you to recall the symbol and feel the code of the specific
emotion. Follow the drill below for each of the four emotional
states.


LINKING SYMBOL TO EMOTIONAL STATE


Step 1


· Close your eyes and recall the code for the emotional state you
desire. When you have that code I want you to look for detail in
the sensations as with the earlier drills.
· Let go of the code and bring it back ten times, holding it for a
few seconds, looking for detail.


Step 2


· Make a visual picture of the symbol that you have designated for
the emotion.
· Practice this until you are able to hold a clear, still and
detailed picture.
· Move the picture to the left-hand side of your body just above
your left shoulder and in front of you. Again you will need to
bring it back ten times.


Step 3


· Utilising techniques in Step 1 and Step 2, flick between the
symbol and your code. Think of the code then flick across to the
symbol.
· Chose an event that happens regularly, such as making tea or
coffee and practice Step 3 each time this event occurs. Do this
for a week.
· It is important that you embed the code into the symbol and keep
reinforcing the connection over the course of the week. The time
that is required for practicing should decrease as you progress.
By the end of the week it should only take a second or two.


Step 4 (A)


· Practice seeing the symbol only.
· Your goal is to think of the symbol and have the entire code for
the emotions come flooding back instantly.
· PRACTICE, PRACTICE, PRACTICE.


Step 4 (B)


· Recall your symbol at times when you are felling the desired
emotional state. You may feel the emotional state during
training or when out with friend’s etc.
· Your emotional state does not always need to be manufactured. If
they come on naturally because of environmental stimulus, simply
recall the symbol to reinforce the state control process.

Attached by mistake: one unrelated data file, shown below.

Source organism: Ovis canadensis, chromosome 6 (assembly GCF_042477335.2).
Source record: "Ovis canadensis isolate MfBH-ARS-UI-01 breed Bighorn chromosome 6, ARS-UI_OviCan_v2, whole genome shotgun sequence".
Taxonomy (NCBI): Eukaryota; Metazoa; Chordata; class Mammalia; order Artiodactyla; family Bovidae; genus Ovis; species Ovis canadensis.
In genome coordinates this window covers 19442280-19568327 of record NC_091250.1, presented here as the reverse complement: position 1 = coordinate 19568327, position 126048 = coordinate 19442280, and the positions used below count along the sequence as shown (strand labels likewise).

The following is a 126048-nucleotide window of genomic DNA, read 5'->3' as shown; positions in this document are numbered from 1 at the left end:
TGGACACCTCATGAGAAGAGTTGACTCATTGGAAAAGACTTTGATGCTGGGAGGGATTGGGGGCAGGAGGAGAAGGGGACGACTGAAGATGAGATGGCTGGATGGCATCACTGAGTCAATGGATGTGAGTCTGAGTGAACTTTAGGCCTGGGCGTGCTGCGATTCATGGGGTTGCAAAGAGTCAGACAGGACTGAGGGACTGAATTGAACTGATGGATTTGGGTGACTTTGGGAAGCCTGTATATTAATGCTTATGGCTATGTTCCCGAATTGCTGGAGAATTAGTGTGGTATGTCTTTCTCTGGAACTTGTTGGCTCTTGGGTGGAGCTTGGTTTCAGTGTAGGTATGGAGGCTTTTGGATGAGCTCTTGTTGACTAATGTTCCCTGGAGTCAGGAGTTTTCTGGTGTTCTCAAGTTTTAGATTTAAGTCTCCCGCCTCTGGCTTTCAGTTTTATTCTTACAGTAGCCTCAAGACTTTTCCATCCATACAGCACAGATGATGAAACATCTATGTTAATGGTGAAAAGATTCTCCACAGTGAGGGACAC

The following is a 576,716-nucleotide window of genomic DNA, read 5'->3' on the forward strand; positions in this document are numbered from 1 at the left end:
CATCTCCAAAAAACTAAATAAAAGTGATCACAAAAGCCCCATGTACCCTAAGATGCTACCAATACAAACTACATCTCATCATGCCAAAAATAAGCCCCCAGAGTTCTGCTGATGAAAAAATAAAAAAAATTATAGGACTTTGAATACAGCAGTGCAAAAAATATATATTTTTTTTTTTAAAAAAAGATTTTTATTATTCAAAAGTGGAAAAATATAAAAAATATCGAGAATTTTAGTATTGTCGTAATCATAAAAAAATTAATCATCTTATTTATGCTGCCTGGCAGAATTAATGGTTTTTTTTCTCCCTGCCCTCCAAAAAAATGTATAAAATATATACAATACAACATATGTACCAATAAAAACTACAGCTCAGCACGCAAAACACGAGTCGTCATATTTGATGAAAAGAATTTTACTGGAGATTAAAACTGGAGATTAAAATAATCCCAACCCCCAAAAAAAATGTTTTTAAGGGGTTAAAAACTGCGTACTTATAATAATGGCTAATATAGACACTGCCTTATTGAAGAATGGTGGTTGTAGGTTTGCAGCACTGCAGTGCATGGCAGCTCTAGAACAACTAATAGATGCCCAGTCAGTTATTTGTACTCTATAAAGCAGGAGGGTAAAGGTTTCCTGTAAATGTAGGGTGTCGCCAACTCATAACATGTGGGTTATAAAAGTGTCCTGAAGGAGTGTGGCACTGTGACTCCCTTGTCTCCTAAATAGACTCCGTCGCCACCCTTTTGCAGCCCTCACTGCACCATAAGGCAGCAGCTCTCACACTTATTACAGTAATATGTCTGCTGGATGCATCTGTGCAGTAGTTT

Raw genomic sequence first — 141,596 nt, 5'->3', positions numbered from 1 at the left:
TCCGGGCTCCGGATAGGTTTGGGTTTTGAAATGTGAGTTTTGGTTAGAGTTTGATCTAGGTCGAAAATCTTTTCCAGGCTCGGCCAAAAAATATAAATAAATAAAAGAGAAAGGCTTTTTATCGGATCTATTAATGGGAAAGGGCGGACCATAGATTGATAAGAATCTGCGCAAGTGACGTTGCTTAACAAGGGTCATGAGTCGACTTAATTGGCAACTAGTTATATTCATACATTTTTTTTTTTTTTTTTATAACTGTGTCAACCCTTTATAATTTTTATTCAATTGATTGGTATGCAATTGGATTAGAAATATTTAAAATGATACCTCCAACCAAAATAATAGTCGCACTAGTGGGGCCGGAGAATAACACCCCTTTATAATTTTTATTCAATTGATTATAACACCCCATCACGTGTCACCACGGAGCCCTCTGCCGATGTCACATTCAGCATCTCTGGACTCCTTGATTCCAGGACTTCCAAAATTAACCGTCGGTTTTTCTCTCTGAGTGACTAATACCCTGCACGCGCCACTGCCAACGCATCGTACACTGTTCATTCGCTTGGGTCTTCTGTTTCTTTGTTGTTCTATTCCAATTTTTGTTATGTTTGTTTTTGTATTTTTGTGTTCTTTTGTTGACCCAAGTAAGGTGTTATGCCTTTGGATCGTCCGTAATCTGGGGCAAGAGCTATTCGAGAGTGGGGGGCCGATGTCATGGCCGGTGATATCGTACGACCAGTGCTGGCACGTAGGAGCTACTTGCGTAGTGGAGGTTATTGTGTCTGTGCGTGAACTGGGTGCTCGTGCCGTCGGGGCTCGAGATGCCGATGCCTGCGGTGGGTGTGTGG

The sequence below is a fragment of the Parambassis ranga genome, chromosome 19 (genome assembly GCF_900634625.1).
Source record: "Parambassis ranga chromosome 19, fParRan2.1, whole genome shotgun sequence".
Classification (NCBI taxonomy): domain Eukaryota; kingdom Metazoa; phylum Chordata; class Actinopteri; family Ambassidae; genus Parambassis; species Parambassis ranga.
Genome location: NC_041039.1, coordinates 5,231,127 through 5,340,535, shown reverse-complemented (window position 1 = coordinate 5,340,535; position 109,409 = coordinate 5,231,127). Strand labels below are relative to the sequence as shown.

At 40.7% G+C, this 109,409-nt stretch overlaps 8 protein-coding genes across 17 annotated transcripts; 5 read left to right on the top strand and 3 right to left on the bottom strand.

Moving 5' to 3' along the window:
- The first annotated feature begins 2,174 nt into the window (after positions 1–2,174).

HARNESSING YOUR EMOTIONAL POWER


The underlying idea is that your symbols become a gateway to
harness and control your emotional power. What you need to
consider is when to use these skills? Let’s use a typical race day
as an example, assuming that we all generally go through the same
process during the day. Below is a summary of a typical race day
offering suggestions as to when you may need to use state control
techniques.


Pre race at home (morning of the race)


Generally a nervous time for all athletes. A key time to use the
relaxation technique. Frequently revisit your code and symbol at
regular intervals depending on your level of arousal.


Pre race at event


The tool you use at this stage is critical. When setting up in the
transition area you should use relaxation as your main emotional
state as it may allow you to get everything done on time and
without any negative stress.


Race start


This is a very personal time for a lot of athletes. Some people
like to be relaxed, some like to be a little more on edge. If it’s
a sprint race and you are a strong swimmer perhaps angry or
powerful may be a good state. If you are competing in Ironman
relaxed or powerful may be the desired states.


Race


You may have ups and downs during your race. The key is to look
for any changes and use the state control process to stop negative
emotions inhibiting your performance. Alternatively, use the state
control process to maintain a feeling. As an example, when I ride
at a hard tempo, I find that I move into my powerful emotional
state regardless of how much I’m hurting. This has a snow ball
effect. I’m riding fast and feeling powerful, so I start riding
faster. You should be able to develop specific emotional states
for the bike and run leg that will help with your performance.


Post race


Most people say this is a time to relax. They are generally
correct. However, this is also a time to reflect on all of the
positive things. Reinforce the states of powerful, successful or
angry. This is the time to create strong emotions, that you can
recall assisting you at a later date.


Good luck


Mathew Tippett

 

 

Share on Facebook
Share on Twitter
Please reload

Recent Posts

February 8, 2019

Please reload

Archive
Please reload